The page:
Last Updated on March 29, 2022 by Allison Price
Anemia is when there is a decrease of red blood cells. This can be measured using hemoglobin concentration or red blood cell count. Anemia can result from the destruction or lack of production of red cells. Anemia can be classified as either regenerative, or non-regenerative. A regenerative type of anemia is when the bone marrow reacts to a decrease in red blood cells by producing more red blood cells. Anemias caused by bleeding or the loss of red blood cells is usually regenerative. A nonregenerative is one in which the bone marrow does not respond adequately to an increased demand for red blood cells. Nonregenerative anemias are those that result from a decrease of erythropoietin, the hormone that stimulates red cell production.
Signs and symptoms of anemia
Anemia signs in animals vary depending on their severity, duration (short-term or long-term), and the underlying cause. If more than a third is lost quickly and the blood volume cannot be replaced, sudden anemia can cause shock and even death. Rapid blood loss can cause an animal to have a higher heart rate, pale gums and low blood pressure. The animal might appear yellowish if red blood cells are destroyed. Long-term anemia has taken time for animals to adapt and the signs they experience are often slower to manifest. They may experience loss of energy, weakness, or loss of appetite. Similar physical examination results will be seen in affected animals, including pale gums, increased heart rate and possibly a murmur.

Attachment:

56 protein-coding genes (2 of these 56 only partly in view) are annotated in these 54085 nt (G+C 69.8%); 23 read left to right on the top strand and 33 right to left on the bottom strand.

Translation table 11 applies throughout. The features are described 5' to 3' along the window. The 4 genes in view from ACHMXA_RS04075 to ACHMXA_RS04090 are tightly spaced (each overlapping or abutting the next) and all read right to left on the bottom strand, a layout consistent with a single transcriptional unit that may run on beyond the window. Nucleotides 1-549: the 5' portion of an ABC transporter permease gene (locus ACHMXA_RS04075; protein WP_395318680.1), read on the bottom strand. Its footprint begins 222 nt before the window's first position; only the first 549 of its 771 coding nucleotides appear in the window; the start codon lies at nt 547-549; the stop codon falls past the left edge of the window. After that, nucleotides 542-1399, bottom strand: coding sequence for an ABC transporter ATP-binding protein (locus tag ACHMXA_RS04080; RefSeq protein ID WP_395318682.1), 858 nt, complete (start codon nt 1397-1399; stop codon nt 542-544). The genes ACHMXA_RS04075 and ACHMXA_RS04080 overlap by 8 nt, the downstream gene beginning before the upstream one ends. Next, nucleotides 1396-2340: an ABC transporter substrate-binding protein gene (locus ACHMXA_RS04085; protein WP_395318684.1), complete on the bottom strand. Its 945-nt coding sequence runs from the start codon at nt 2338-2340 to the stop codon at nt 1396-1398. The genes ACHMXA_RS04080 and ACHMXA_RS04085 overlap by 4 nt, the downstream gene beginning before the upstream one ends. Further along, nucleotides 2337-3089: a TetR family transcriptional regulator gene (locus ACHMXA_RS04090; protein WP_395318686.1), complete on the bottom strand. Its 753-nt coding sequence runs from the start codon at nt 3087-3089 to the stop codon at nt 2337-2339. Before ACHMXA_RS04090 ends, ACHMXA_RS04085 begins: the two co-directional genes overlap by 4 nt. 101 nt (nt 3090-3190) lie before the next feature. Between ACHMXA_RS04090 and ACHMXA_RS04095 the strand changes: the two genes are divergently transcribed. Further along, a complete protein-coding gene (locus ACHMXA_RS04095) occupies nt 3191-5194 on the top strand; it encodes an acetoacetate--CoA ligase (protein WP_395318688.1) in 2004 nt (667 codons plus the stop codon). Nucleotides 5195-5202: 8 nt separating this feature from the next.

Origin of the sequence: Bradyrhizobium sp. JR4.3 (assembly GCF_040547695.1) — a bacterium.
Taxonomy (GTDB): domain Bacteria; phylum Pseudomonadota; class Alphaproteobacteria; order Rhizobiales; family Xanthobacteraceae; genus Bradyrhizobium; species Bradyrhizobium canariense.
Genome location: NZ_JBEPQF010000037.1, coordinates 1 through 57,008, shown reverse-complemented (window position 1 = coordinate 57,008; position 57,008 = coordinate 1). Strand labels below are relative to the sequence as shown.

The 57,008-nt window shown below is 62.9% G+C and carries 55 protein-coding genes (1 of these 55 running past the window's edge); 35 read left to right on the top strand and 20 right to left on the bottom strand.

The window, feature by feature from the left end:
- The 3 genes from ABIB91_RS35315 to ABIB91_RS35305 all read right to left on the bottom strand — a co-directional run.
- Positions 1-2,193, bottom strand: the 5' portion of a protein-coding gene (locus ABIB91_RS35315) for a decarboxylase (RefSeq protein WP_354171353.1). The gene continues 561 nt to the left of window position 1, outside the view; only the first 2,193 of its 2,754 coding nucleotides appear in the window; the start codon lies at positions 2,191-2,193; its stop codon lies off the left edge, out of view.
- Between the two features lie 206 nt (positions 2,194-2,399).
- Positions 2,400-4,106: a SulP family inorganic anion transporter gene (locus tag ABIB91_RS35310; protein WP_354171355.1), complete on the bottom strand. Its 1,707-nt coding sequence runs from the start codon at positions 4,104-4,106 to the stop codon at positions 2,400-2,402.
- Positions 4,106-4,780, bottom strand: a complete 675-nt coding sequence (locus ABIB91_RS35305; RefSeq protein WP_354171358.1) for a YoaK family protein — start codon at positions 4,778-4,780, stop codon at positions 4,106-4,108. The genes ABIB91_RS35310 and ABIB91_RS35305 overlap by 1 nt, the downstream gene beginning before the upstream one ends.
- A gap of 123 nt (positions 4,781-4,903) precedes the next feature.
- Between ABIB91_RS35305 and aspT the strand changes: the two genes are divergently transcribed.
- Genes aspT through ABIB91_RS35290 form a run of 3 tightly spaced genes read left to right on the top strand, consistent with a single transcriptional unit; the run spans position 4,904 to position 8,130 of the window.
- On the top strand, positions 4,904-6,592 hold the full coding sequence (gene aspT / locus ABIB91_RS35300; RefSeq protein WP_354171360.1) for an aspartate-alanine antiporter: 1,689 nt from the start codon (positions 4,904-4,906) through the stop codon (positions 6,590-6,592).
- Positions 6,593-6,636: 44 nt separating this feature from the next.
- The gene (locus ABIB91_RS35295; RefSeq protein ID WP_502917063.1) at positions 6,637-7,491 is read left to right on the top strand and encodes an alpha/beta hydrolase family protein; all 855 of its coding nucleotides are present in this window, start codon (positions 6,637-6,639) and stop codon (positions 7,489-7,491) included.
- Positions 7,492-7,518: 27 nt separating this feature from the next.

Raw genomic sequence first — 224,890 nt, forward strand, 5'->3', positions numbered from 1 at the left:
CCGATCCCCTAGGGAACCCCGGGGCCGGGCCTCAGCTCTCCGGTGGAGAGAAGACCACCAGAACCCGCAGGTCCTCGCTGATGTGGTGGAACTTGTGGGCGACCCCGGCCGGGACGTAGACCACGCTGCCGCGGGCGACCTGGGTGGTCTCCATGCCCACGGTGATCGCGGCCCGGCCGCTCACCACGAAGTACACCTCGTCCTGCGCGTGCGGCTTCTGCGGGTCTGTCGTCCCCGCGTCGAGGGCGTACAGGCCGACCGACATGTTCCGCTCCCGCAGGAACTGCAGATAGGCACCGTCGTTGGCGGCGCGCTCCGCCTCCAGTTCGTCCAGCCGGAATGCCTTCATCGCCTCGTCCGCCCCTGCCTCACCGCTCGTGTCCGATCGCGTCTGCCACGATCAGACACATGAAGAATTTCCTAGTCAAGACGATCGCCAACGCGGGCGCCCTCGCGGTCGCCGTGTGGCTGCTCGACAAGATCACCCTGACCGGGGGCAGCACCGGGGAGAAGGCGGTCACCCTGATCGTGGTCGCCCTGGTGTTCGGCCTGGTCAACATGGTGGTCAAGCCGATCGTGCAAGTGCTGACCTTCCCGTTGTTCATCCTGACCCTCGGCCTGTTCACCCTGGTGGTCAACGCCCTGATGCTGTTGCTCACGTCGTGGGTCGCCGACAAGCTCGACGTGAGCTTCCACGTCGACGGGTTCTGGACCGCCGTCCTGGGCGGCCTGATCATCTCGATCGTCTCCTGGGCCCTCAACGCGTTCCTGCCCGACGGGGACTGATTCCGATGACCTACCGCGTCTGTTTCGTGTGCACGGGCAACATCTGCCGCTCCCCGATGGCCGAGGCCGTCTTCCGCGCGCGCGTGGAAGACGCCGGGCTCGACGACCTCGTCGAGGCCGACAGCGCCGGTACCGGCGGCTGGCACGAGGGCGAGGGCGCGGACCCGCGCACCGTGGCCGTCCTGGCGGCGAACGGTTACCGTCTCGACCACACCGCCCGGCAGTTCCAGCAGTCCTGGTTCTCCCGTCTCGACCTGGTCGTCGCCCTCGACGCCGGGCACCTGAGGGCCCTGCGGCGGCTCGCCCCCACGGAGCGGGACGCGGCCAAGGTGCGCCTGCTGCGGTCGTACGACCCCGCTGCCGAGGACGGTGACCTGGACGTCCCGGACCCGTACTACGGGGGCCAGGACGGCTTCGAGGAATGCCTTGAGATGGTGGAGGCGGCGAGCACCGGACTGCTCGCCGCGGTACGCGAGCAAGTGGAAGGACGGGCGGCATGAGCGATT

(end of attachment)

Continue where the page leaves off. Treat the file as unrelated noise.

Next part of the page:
Anemia diagnosis requires a complete medical history. The following questions may be asked by a veterinarian:
- What length of time have these signs been around?
- Do you know if the horse has been exposed to poisonous plants, chemicals or heavy metals in the past?
- What vaccinations and drug treatments has the horse received?
- Where has the horse travelled?
- Are there any underlying illnesses that the horse has had?
Your veterinarian will perform a complete blood count to determine the severity of anemia, bone marrow response and condition of other blood types. To determine red blood cell size, shape, and check for red cell parasites, a test should be done.